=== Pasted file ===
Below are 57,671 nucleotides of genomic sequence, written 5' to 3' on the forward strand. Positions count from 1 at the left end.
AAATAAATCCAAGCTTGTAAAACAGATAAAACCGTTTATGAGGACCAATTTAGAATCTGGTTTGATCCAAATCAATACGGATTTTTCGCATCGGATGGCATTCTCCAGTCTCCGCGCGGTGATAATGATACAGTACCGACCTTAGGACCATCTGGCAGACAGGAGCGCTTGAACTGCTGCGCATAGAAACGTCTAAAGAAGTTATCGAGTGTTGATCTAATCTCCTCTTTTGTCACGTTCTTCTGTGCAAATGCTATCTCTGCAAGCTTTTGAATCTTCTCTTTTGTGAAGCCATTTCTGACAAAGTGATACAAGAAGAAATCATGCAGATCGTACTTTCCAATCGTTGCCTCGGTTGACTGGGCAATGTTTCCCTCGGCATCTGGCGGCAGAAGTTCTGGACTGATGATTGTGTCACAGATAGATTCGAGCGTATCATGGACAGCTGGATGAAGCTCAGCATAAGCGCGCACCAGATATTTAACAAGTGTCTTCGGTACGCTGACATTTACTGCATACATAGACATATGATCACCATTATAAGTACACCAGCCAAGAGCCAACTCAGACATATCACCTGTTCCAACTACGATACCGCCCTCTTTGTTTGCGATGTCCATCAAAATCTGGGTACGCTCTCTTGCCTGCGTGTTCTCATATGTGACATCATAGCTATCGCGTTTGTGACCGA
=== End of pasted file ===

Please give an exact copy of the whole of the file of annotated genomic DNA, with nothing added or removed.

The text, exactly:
Below are 57,671 nucleotides of genomic sequence, written 5' to 3' on the forward strand. Positions count from 1 at the left end.
AAATAAATCCAAGCTTGTAAAACAGATAAAACCGTTTATGAGGACCAATTTAGAATCTGGTTTGATCCAAATCAATACGGATTTTTCGCATCGGATGGCATTCTCCAGTCTCCGCGCGGTGATAATGATACAGTACCGACCTTAGGACCATCTGGCAGACAGGAGCGCTTGAACTGCTGCGCATAGAAACGTCTAAAGAAGTTATCGAGTGTTGATCTAATCTCCTCTTTTGTCACGTTCTTCTGTGCAAATGCTATCTCTGCAAGCTTTTGAATCTTCTCTTTTGTGAAGCCATTTCTGACAAAGTGATACAAGAAGAAATCATGCAGATCGTACTTTCCAATCGTTGCCTCGGTTGACTGGGCAATGTTTCCCTCGGCATCTGGCGGCAGAAGTTCTGGACTGATGATTGTGTCACAGATAGATTCGAGCGTATCATGGACAGCTGGATGAAGCTCAGCATAAGCGCGCACCAGATATTTAACAAGTGTCTTCGGTACGCTGACATTTACTGCATACATAGACATATGATCACCATTATAAGTACACCAGCCAAGAGCCAACTCAGACATATCACCTGTTCCAACTACGATACCGCCCTCTTTGTTTGCGATGTCCATCAAAATCTGGGTACGCTCTCTTGCCTGCGTGTTCTCATATGTGACATCATAGCTATCGCGTTTGTGACCGA